Help Solve A Media Mystery: What Studies Miss About Tweeters

Margaret Ross, Editor


A Twitter Media Mystery: Are recent studies missing the mark when they describe the person using Twitter as "likely to be 25 or younger"? As a very curious person, I'm wondering if another story theme might results from asking the people who tweet the right questions in the right order.

twitter social media mystery pollThe questions in order of importance would be: 1) Why Do You Tweet? 2) How often? and finally 3) What age group best describes you?

Are you ready for the real truth? Invest 30-45 seconds to participate in a poll to solve one age-old mystery for the working media. After you complete the poll, pass the mystery quest on other who tweet today


Like me, if you are also a business person who 'Tweets', recent national studies appear to be overlooking and missing us. Perhaps we're like people of Whoville whom only Horton can hear (Horton Hears A Who by Dr. Seuss). The Whos had to unite their voices to be heard. These survey results might be us shouting "We're here! We're here! "

Two Ways Studies Might Have Missed a Connection or Insight

  1. These studies looked primarily at WHO-type information (demographics) instead of starting with psychographics or WHY-type information.

Demographics are more about WHO while Psychographics are more about WHY. Demographics are things such as age, gender or national origin. Psychographic information reveals far more about people's preferences and motivation. It is the "WHY" someone is doing something.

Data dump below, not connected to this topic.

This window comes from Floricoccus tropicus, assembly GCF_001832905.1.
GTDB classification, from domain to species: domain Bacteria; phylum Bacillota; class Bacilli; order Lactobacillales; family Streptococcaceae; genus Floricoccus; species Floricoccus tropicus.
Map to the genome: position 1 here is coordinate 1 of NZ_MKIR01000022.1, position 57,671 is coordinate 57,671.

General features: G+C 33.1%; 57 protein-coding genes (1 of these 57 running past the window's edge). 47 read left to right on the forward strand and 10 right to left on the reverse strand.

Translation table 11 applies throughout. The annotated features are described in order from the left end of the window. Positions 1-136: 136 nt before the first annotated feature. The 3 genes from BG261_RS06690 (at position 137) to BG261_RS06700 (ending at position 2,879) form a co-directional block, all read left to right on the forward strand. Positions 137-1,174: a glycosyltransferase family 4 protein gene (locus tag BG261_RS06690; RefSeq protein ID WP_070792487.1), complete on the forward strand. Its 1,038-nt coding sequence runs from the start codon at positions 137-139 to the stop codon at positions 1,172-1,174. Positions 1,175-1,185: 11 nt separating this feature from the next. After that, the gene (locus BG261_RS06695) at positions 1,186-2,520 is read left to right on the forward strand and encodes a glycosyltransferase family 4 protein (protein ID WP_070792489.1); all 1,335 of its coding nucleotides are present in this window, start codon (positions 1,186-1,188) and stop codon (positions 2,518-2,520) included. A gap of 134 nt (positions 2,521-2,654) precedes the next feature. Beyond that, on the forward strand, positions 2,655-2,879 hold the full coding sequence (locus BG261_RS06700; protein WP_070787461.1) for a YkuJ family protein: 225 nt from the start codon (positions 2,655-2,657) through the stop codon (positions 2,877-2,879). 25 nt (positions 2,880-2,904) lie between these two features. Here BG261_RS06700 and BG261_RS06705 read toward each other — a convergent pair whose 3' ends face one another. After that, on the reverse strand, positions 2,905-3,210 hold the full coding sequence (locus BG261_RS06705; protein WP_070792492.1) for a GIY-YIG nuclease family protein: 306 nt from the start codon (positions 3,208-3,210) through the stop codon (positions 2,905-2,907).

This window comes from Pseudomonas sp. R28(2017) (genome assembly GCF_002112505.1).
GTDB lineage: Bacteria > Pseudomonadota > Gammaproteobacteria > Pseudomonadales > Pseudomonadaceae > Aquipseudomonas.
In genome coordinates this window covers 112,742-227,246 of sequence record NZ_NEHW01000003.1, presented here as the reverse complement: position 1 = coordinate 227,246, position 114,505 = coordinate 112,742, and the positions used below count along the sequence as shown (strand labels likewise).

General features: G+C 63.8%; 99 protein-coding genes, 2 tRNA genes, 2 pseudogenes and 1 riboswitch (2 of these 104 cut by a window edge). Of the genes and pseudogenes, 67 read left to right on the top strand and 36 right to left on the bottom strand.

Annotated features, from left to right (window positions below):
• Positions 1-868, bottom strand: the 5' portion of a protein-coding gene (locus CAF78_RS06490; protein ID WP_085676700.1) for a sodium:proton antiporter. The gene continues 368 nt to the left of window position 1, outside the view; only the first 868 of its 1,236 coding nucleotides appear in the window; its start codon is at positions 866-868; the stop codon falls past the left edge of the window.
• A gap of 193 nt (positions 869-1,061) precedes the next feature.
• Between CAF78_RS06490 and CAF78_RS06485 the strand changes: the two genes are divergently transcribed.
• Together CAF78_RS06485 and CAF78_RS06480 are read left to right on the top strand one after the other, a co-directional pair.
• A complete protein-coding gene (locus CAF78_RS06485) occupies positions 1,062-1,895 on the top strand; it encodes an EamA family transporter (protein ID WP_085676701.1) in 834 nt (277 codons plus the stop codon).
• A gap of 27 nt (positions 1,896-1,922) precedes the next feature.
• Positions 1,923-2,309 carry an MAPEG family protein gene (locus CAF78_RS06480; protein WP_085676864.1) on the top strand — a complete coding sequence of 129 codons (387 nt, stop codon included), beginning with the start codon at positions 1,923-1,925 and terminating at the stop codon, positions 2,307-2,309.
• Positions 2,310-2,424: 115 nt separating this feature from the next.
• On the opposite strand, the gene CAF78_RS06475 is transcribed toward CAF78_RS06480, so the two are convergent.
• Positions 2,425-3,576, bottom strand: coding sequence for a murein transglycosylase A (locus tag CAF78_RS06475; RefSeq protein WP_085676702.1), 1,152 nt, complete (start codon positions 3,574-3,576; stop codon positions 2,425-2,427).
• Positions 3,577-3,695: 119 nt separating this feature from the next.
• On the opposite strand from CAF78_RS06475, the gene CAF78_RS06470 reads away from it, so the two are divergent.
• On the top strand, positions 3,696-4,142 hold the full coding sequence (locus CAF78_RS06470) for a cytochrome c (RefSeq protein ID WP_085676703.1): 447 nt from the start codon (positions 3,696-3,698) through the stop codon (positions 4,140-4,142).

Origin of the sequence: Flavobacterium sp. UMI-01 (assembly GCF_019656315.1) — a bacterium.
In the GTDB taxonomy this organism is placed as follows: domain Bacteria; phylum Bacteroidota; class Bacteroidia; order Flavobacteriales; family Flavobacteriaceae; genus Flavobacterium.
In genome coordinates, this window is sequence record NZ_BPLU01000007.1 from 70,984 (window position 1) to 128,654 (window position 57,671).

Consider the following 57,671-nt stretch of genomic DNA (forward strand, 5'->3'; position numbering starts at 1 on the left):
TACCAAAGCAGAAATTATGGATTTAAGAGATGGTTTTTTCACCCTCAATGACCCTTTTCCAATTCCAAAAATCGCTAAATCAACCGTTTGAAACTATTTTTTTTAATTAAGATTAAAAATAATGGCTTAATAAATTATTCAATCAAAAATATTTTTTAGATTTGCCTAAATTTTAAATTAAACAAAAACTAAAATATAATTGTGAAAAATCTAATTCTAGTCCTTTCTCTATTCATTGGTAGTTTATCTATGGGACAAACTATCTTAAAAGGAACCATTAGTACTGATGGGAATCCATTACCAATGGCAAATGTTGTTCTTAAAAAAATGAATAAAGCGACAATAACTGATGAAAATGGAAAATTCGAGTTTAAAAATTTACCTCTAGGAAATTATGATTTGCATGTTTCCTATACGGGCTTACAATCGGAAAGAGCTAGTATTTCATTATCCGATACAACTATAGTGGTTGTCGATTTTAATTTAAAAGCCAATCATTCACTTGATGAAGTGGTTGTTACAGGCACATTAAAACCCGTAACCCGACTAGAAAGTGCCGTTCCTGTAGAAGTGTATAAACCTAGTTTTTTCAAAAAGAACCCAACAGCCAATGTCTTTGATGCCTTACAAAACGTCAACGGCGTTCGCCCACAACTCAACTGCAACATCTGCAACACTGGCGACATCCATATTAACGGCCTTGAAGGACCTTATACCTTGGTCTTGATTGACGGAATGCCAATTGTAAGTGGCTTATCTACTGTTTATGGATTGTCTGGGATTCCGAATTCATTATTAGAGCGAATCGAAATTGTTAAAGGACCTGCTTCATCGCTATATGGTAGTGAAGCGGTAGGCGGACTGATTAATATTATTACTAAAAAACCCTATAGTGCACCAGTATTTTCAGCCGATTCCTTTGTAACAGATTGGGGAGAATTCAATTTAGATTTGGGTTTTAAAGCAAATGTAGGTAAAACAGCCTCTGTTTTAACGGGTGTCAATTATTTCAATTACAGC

I'm wondering if we asked someone WHY they take the time to Tweet and then ask a demographic-type question such as age; will we find something fascinating?

  1. Sample size too small. Too little information to be accurate.

Sample Size. Polling enough people increases the strength or your survey or study results. The number of people is known as the sample size. The larger your sample providing information such as age in comparison to the overall population, the more accurate your answers will be.

Studies Age Related Findings

1) Study One: Focused on Twitter users and reported vast majority of Twitter users are under age 25, but noted that the number of people who reported their age was too small to be considered accurate.

2) Study Two: Focused on three social media networks. The reported age related demographic information was reported as follows: Ages 18 to 34 on Facebook, Ages 15 to 34 on Twitter, and Ages 18 to 44 on LinkedIn.

Reminder: Are you ready for the real truth? Invest 45 seconds to participate in a poll to solve one age-old mystery for the working media. After you become part of the poll, pass the mystery quest on 'others who tweet during. #Follow Friday or perhaps #FollowFriday Mystery.


1) Participate in the poll. Takes approximately 40 seconds

2) Pass the word.

Thank you.



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Contact: Margaret Ross is president and CEO of the Kamaron Institute, a leading business management consulting, marketing research, and staff development firm.

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